FRC - The Final Curtain Call

13 February 2020. Published by Rachael Healey, Partner

The FRC has released its draft budget plan and budget for 2020/21.

The FRC has released its draft budget plan and budget for 2020/21.  There are some interesting comments around the actions the FRC intends to take in the audit market including increasing Audit Quality and Corporate Reporting Reviews by 25% and also news for the actuarial market with a post-implementation review of the Technical Actuarial Standards to take place.

The budget plan and budget sets out the FRC's interim strategy whilst it awaits government reform and the setting of long term objectives in 2021.  The FRC records its core objectives as:

  1. To set high standards in corporate governance and stewardship, corporate reporting, audit and actuarial work and assess the effectiveness of the application of those standards, enforcing where in the public interest.
  2. To promote improvements and innovation in these areas, exploring good practice with a wide range of stakeholders.
  3. To transfer the organisation into a fit-for-purpose independent regulator.

The FCA specifically notes that an objective is to "...Promote a more resilient audit market..." and as a result of the refining of its purpose, principles and objectives the FRC is to reorganise into 4 divisions:

  1. Regulatory standards and codes – pulling together areas of the FRC that set and influence standards and codes and promote good practice.
  2. Supervision – monitoring and assessing compliance with the applicable laws, codes and standards set and ensuring that audit firms prioritise actions to improve audit quality and promote resilience of the audit market.
  3. Enforcement – holding to account in the public interest those responsible for breaching required standards.
  4. Corporate services – run the FRC effectively, as a public body in line with Government expectations of an independent regulatory and laws and regulations that apply to it.

The key priorities most relevant to the accounting and actuarial profession are:

  • Taking a risk based approach, increase the scope and number of Audit Quality Reviews from 130 in 2019/2020 to between 145 – 165 in 2020/2021 and corporate reporting reviews from 215 in 2019/2020 to between 240 and 260 in 2020/2021.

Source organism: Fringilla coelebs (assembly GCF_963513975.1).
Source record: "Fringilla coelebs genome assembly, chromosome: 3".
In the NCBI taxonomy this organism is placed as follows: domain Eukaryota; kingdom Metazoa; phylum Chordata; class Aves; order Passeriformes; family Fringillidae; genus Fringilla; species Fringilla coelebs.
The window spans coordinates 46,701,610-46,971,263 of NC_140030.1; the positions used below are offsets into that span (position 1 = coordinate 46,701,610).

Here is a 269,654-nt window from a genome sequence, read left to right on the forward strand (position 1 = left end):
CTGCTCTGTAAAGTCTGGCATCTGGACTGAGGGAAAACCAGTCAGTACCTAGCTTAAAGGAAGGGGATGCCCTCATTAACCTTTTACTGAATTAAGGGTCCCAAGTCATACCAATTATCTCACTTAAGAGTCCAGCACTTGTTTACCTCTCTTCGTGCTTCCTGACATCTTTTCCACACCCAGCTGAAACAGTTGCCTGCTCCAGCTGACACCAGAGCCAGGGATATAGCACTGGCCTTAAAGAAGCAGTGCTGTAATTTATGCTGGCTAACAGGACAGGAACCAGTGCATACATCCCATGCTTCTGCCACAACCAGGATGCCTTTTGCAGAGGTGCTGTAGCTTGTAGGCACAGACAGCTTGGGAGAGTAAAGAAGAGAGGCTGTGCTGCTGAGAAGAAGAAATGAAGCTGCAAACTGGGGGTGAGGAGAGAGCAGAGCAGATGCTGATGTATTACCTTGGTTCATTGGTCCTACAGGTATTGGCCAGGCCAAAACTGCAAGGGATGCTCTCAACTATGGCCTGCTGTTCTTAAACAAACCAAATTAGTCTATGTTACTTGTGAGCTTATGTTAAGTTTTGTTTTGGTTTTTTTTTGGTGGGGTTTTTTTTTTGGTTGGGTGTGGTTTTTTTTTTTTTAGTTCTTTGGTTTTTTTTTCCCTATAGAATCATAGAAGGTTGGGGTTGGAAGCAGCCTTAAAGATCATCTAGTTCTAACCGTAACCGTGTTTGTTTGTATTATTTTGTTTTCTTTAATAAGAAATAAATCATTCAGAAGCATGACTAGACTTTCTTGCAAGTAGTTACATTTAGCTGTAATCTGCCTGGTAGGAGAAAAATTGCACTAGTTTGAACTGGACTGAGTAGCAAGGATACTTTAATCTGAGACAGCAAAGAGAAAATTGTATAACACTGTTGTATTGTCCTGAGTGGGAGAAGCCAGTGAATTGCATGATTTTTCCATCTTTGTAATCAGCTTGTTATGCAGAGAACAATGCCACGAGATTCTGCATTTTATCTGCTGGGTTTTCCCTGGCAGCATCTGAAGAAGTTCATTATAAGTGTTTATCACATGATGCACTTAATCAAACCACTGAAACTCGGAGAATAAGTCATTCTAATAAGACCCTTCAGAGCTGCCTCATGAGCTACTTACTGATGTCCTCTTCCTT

• Build and deepen supervision of the major audit firms, including governance, structure, audit quality management, culture and resilience.
  • Expand oversight of the professional bodies with decision-making about audit registration moving to the FRC.
  • Deliver robust, fair and transparent regulatory outcomes.
  • Launch a post-implementation review of the Technical Actuarial Standards.
  • Update UK GAAP for recent international developments.

The key priorities also include working with the Department for Business, Energy and Industrial Strategy on any consultation documents in response to the Kingman and Brydon reviews and to work with the Competition and Markets Authority assessment of competition in the audit market and deliver change in line with the Kingman recommendations in line with existing powers.

In order to implement the strategy the FRC proposes to increase resources working on Audit Quality and Corporate Reporting Reviews by 25% and increase the number of forensic accountants and lawyers to speed up the investigation and conclusion of enforcement cases, with an increase in staff from 255 to 355.

We await to see whether the steps the FRC proposes are one final hooray ahead of the impending reforms outlined in the three independent reviews of the FRC, or if we can expect to see some real teeth from the FRC in the next 12 months.